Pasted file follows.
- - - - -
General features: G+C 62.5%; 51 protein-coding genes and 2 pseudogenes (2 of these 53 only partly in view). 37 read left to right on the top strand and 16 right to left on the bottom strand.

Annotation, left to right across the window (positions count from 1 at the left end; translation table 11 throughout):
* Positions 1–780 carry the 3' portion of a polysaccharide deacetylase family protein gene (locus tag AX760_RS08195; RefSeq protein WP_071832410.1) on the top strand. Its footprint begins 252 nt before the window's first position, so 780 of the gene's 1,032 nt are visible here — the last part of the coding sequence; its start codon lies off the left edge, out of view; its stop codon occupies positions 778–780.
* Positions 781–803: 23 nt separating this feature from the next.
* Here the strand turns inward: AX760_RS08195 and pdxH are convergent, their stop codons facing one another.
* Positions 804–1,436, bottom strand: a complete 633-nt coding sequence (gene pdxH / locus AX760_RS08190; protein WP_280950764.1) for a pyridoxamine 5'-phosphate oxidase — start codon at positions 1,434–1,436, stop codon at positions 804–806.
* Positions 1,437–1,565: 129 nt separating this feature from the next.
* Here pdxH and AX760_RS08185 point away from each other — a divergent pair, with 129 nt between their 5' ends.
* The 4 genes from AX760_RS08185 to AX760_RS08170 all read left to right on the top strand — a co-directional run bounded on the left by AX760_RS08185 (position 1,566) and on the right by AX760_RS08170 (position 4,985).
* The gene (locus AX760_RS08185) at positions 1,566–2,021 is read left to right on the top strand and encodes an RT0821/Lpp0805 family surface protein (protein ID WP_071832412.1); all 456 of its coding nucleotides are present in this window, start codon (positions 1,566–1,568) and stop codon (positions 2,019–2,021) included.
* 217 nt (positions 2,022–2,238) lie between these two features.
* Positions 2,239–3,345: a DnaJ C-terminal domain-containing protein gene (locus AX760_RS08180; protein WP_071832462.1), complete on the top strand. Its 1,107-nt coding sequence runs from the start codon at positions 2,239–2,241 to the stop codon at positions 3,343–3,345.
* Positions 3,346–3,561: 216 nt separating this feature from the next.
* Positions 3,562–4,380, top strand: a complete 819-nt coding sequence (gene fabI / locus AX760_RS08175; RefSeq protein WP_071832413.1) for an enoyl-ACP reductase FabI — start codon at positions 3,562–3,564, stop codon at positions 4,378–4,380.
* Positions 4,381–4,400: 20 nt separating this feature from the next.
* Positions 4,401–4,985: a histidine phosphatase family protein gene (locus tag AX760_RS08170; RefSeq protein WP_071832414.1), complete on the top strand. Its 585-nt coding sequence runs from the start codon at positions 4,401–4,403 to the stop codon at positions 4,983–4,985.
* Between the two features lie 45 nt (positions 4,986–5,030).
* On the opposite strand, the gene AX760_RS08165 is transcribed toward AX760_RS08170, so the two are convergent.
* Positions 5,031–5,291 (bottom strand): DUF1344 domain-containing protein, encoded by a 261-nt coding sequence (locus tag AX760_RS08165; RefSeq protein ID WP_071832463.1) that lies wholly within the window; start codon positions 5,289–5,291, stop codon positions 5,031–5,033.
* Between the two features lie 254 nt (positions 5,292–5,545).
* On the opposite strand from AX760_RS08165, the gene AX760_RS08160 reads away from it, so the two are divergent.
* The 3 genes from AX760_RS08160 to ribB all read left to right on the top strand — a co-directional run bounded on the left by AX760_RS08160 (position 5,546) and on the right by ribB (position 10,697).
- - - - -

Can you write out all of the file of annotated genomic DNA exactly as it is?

General features: G+C 62.5%; 51 protein-coding genes and 2 pseudogenes (2 of these 53 only partly in view). 37 read left to right on the top strand and 16 right to left on the bottom strand.

Annotation, left to right across the window (positions count from 1 at the left end; translation table 11 throughout):
* Positions 1–780 carry the 3' portion of a polysaccharide deacetylase family protein gene (locus tag AX760_RS08195; RefSeq protein WP_071832410.1) on the top strand. Its footprint begins 252 nt before the window's first position, so 780 of the gene's 1,032 nt are visible here — the last part of the coding sequence; its start codon lies off the left edge, out of view; its stop codon occupies positions 778–780.
* Positions 781–803: 23 nt separating this feature from the next.
* Here the strand turns inward: AX760_RS08195 and pdxH are convergent, their stop codons facing one another.
* Positions 804–1,436, bottom strand: a complete 633-nt coding sequence (gene pdxH / locus AX760_RS08190; protein WP_280950764.1) for a pyridoxamine 5'-phosphate oxidase — start codon at positions 1,434–1,436, stop codon at positions 804–806.
* Positions 1,437–1,565: 129 nt separating this feature from the next.
* Here pdxH and AX760_RS08185 point away from each other — a divergent pair, with 129 nt between their 5' ends.
* The 4 genes from AX760_RS08185 to AX760_RS08170 all read left to right on the top strand — a co-directional run bounded on the left by AX760_RS08185 (position 1,566) and on the right by AX760_RS08170 (position 4,985).
* The gene (locus AX760_RS08185) at positions 1,566–2,021 is read left to right on the top strand and encodes an RT0821/Lpp0805 family surface protein (protein ID WP_071832412.1); all 456 of its coding nucleotides are present in this window, start codon (positions 1,566–1,568) and stop codon (positions 2,019–2,021) included.
* 217 nt (positions 2,022–2,238) lie between these two features.
* Positions 2,239–3,345: a DnaJ C-terminal domain-containing protein gene (locus AX760_RS08180; protein WP_071832462.1), complete on the top strand. Its 1,107-nt coding sequence runs from the start codon at positions 2,239–2,241 to the stop codon at positions 3,343–3,345.
* Positions 3,346–3,561: 216 nt separating this feature from the next.
* Positions 3,562–4,380, top strand: a complete 819-nt coding sequence (gene fabI / locus AX760_RS08175; RefSeq protein WP_071832413.1) for an enoyl-ACP reductase FabI — start codon at positions 3,562–3,564, stop codon at positions 4,378–4,380.
* Positions 4,381–4,400: 20 nt separating this feature from the next.
* Positions 4,401–4,985: a histidine phosphatase family protein gene (locus tag AX760_RS08170; RefSeq protein WP_071832414.1), complete on the top strand. Its 585-nt coding sequence runs from the start codon at positions 4,401–4,403 to the stop codon at positions 4,983–4,985.
* Between the two features lie 45 nt (positions 4,986–5,030).
* On the opposite strand, the gene AX760_RS08165 is transcribed toward AX760_RS08170, so the two are convergent.
* Positions 5,031–5,291 (bottom strand): DUF1344 domain-containing protein, encoded by a 261-nt coding sequence (locus tag AX760_RS08165; RefSeq protein ID WP_071832463.1) that lies wholly within the window; start codon positions 5,289–5,291, stop codon positions 5,031–5,033.
* Between the two features lie 254 nt (positions 5,292–5,545).
* On the opposite strand from AX760_RS08165, the gene AX760_RS08160 reads away from it, so the two are divergent.
* The 3 genes from AX760_RS08160 to ribB all read left to right on the top strand — a co-directional run bounded on the left by AX760_RS08160 (position 5,546) and on the right by ribB (position 10,697).